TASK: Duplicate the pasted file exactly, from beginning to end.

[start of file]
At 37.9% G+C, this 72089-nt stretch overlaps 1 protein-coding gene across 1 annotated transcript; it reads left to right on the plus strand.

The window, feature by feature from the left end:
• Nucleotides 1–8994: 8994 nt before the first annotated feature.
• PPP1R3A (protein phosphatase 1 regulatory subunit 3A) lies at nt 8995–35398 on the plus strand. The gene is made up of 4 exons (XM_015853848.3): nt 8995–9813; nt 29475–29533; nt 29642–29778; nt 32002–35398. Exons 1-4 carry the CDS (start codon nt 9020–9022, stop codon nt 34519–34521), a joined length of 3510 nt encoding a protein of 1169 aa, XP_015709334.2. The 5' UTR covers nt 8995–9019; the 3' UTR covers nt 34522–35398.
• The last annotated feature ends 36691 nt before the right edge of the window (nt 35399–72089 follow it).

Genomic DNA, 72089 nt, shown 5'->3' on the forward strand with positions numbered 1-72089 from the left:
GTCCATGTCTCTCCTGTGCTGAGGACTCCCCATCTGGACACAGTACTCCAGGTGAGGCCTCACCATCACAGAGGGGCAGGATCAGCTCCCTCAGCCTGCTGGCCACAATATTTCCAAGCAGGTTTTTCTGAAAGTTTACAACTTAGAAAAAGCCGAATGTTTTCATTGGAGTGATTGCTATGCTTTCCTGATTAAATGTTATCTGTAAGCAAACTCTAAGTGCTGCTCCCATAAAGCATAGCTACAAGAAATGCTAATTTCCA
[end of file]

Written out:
At 37.9% G+C, this 72089-nt stretch overlaps 1 protein-coding gene across 1 annotated transcript; it reads left to right on the plus strand.

The window, feature by feature from the left end:
• Nucleotides 1–8994: 8994 nt before the first annotated feature.
• PPP1R3A (protein phosphatase 1 regulatory subunit 3A) lies at nt 8995–35398 on the plus strand. The gene is made up of 4 exons (XM_015853848.3): nt 8995–9813; nt 29475–29533; nt 29642–29778; nt 32002–35398. Exons 1-4 carry the CDS (start codon nt 9020–9022, stop codon nt 34519–34521), a joined length of 3510 nt encoding a protein of 1169 aa, XP_015709334.2. The 5' UTR covers nt 8995–9019; the 3' UTR covers nt 34522–35398.
• The last annotated feature ends 36691 nt before the right edge of the window (nt 35399–72089 follow it).

Genomic DNA, 72089 nt, shown 5'->3' on the forward strand with positions numbered 1-72089 from the left:
GTCCATGTCTCTCCTGTGCTGAGGACTCCCCATCTGGACACAGTACTCCAGGTGAGGCCTCACCATCACAGAGGGGCAGGATCAGCTCCCTCAGCCTGCTGGCCACAATATTTCCAAGCAGGTTTTTCTGAAAGTTTACAACTTAGAAAAAGCCGAATGTTTTCATTGGAGTGATTGCTATGCTTTCCTGATTAAATGTTATCTGTAAGCAAACTCTAAGTGCTGCTCCCATAAAGCATAGCTACAAGAAATGCTAATTTCCA